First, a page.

EGU General Assembly 2020
© Author(s) 2020. This work is distributed under
the Creative Commons Attribution 4.0 License.

Integrating energy sectors in a state-resolved energy system model for Australia

Tina Aboumahboub1, Robert Brecha1,2, Matthew Gidden1,3, Andreas Geiges1, and Himalaya Bir Shrestha1
Tina Aboumahboub et al.
  • 1Climate Analytics gGmbH, Climate Policy, Germany (
  • 2Physics Department, Renewable and Clean Energy Program, Hanley Sustainability Institute, University of Dayton, Dayton, USA
  • 3International Institute for Applied Systems Analysis, Laxenburg, Austria

Australia represents an interesting case for energy system transformation modeling.  Wile it currently has a power system dominated by fossil fuels, and specifically with a heavy coal component, there is also vast potential for expansion and use of renewable energy.  Geographically, the country is divided into seven states and territories, two of which have power systems isolated from the rest of the country. Regions have widely differing characteristic energy mixes and resources, ranging from high reliance on brown coal (Victoria), black coal (New South Wales, Queensland), natural gas (Northern Territory, Western Australia) to states that have already moved toward renewable energy-dominant systems (South Australia, Tasmania). Renewable power systems across Australia are experiencing rapid growth, particularly in solar photovoltaics and to a lesser extent with wind power and battery storage. 

In order to better understand the further potential expansion of renewable power systems in Australia, we developed the Australian Energy Modelling System (AUSeMOSYS) based on the open-source OSeMOSYS framework. We apply AUSeMOSYS to investigate cost-optimal transformation pathways towards a carbon-neutral energy system. The model is calibrated carefully to recent past trends in energy generation, including the recent and near-future rapid uptake of renewables in different regions, whether by policy decision or autonomous development.  Beyond the power sector, AUSeMOSYS also provides scenario pathways for the uptake of electric vehicles and hydrogen powered transport, coupled to the power sector with a timeline through 2050. In order to investigate the full extent of renewable energy expansion given Australia’s recognized large renewable energy resource potential, we link selected industrial sectors to the power system model, e.g. steel production, where use of electric generation can further decarbonize Australia’s economy via hydrogen production and use.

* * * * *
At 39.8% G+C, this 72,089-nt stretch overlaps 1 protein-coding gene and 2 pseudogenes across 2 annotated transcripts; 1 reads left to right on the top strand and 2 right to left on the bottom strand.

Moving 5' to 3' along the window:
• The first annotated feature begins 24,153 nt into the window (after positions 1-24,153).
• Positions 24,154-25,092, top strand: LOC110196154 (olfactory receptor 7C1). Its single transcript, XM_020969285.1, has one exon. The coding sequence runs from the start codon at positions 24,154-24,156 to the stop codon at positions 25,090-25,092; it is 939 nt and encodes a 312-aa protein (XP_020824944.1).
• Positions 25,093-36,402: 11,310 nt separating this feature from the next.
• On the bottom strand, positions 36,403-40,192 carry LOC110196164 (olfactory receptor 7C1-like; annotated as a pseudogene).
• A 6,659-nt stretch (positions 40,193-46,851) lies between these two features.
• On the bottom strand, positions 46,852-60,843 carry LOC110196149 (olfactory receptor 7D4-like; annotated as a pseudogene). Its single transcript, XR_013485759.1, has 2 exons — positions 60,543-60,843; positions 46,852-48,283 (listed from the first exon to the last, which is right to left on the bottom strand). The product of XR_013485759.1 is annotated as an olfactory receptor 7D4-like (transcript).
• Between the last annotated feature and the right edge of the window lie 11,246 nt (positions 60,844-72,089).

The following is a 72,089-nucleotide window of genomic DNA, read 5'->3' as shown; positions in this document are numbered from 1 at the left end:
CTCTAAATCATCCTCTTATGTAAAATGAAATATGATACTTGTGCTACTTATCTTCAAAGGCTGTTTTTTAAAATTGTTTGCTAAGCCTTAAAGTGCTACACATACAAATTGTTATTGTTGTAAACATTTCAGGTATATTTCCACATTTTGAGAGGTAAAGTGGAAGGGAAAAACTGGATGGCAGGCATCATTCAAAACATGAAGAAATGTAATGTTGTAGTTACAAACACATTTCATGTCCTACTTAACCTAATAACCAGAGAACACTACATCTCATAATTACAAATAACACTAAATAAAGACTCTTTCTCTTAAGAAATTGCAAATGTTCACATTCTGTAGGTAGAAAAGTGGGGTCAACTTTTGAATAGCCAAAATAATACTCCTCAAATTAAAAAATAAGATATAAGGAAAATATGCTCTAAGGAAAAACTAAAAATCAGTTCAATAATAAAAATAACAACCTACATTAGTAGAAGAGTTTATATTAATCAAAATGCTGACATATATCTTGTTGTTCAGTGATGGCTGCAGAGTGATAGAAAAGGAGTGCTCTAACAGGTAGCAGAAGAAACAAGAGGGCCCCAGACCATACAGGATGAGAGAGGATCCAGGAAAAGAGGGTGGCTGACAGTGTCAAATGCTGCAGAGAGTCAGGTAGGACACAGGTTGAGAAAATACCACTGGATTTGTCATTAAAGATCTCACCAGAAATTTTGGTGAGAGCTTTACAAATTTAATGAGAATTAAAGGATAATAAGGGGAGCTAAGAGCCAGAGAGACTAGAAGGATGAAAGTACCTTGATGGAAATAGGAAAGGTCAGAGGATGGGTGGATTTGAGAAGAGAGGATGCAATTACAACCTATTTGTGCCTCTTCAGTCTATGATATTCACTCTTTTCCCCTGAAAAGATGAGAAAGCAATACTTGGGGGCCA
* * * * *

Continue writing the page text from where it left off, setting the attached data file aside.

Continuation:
In addition to the results showing the potential for large, integrated, cross-sectoral penetration of renewable energy into the Australian energy mix, we investigate modeling sensitivities to key parameters that can affect the uptake and use of renewable energy in the power system. For example, we study sensitivities in the choice of time-step resolution, the availability of trade between states in the National Energy Market (NEM) and the choice of carbon price and carbon cap pathways that can lead to near-zero emissions from the energy system by mid-century.

How to cite: Aboumahboub, T., Brecha, R., Gidden, M., Geiges, A., and Bir Shrestha, H.: Integrating energy sectors in a state-resolved energy system model for Australia , EGU General Assembly 2020, Online, 4–8 May 2020, EGU2020-20428,, 2020


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